For the pessimist in me the idea of giving up your ambitions and career for your family means that should your family unti break down you’re stuck with no expereiince, no job and few prospects. It would certainly be difficult to get work that paid enough to keep you housed and look after the kids.

I’m for state funded child care, but I don’t see that happeneing very quickly – there will be a lot of rich men with women in their lives that care for their kids kicking up a stink about taxes.

8. Winter - September 28, 2005

Yes and I think a lot of women still find themselves in precisely that situation when their relationships break down.

I guess it’s not surprising that people were cross about the guy having to give up his job, but it’s very telling. I don’t think anyone should be forced to make those kinds of sacrifices, but women are expected to compromise. Sometimes I’ve commented to people that it’s rather a shame when some woman gives up her career to look after the kids, and the people always say “Oh, but she wanted too, it’s her choice!” I think that’s a little naive. There is always an element of choice in everything we do, but I except it’s often a “choice” backed up by necessity.

9. Naiades - September 28, 2005

i’m sure people only see the ‘good day’ thing because it’s a novelty and people don’t see it very often. if it was common for both men and women to do this kind of thing, there wouldn’t be a contrast between male and female workers in the way they behave with respect to their family commitments. employers would be forced to get used to it and make provisions to help people out.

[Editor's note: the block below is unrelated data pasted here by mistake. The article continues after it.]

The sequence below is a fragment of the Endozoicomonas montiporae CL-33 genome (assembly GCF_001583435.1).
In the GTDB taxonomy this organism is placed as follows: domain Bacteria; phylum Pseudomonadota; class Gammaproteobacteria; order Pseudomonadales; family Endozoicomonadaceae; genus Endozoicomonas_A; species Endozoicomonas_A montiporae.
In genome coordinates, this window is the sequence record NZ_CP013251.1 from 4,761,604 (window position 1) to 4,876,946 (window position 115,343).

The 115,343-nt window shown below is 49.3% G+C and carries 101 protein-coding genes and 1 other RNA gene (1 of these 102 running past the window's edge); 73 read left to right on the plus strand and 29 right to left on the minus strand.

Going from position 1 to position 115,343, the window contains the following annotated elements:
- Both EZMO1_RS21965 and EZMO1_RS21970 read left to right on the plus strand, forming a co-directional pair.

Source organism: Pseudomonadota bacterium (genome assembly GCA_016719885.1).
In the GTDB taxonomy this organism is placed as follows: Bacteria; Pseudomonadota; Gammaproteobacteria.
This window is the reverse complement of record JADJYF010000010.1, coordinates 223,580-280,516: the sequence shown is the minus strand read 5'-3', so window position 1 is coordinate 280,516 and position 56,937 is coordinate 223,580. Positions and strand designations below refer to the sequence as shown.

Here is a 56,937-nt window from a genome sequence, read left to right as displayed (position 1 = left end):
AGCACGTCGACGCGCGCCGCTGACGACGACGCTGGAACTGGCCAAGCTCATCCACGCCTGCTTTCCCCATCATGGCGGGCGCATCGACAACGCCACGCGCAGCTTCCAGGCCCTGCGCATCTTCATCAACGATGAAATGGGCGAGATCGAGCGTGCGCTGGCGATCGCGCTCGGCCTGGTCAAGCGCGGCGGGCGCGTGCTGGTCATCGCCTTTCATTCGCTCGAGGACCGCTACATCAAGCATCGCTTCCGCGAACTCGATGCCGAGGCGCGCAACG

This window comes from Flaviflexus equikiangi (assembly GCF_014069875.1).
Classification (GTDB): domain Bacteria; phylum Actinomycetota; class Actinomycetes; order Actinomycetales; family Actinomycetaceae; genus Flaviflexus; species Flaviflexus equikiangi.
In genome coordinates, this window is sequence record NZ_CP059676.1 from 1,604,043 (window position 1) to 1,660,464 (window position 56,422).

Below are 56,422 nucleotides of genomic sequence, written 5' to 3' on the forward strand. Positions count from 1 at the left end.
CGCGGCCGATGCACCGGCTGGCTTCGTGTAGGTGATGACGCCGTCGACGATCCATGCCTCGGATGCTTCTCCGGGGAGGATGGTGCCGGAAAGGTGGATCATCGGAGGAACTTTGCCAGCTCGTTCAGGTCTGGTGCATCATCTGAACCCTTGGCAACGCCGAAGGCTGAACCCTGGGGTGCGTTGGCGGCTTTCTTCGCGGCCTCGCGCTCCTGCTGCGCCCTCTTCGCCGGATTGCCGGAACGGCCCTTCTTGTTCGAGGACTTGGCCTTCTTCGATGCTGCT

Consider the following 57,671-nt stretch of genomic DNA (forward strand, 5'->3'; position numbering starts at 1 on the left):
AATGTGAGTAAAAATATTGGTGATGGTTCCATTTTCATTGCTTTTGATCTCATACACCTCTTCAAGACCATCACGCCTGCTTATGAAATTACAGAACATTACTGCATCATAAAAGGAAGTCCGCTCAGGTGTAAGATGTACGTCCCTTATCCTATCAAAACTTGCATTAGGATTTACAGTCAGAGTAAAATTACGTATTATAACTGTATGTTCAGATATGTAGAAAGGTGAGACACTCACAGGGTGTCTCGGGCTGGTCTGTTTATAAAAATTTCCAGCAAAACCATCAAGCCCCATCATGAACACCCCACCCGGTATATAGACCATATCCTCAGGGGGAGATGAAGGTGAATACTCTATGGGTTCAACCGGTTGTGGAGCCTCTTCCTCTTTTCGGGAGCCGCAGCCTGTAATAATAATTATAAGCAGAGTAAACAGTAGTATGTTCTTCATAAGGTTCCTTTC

10. Winter - September 28, 2005

You know, it never occurred to me when I first came to read feminist theory that feminism was anti-sex! I presumed, and still presume, that it’s about taking back female sexuality from misogynistic and patriarchal dicourses which try to dictate their version of sexuality to women.

I think that people have been so brainwashed into associating pornography and patriarchal visions of feminine sexuality with sexual liberation that when feminists argue against these representations, they say we’re anti-sex and get away with it.

We would, of course, argue that they don’t really represent female sexuality of any kind.

R. perhaps we should collaborate on something on this subject?

11. Naiades - September 29, 2005

i’d like to do a few collaborative posts, this is probably a really good place to start


12. Winter - September 29, 2005

Oops i posted that comment on the wrong post. Ha!

13. Naiades - September 29, 2005